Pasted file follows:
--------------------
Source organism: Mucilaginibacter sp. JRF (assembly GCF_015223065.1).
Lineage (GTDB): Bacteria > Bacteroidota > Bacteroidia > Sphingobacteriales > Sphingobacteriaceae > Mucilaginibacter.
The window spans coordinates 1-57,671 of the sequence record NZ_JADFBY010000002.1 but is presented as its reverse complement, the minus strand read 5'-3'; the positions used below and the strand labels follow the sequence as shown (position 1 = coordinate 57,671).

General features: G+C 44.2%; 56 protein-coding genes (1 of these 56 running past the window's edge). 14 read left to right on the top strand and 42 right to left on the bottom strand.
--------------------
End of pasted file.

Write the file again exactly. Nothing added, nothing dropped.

Source organism: Mucilaginibacter sp. JRF (assembly GCF_015223065.1).
Lineage (GTDB): Bacteria > Bacteroidota > Bacteroidia > Sphingobacteriales > Sphingobacteriaceae > Mucilaginibacter.
The window spans coordinates 1-57,671 of the sequence record NZ_JADFBY010000002.1 but is presented as its reverse complement, the minus strand read 5'-3'; the positions used below and the strand labels follow the sequence as shown (position 1 = coordinate 57,671).

General features: G+C 44.2%; 56 protein-coding genes (1 of these 56 running past the window's edge). 14 read left to right on the top strand and 42 right to left on the bottom strand.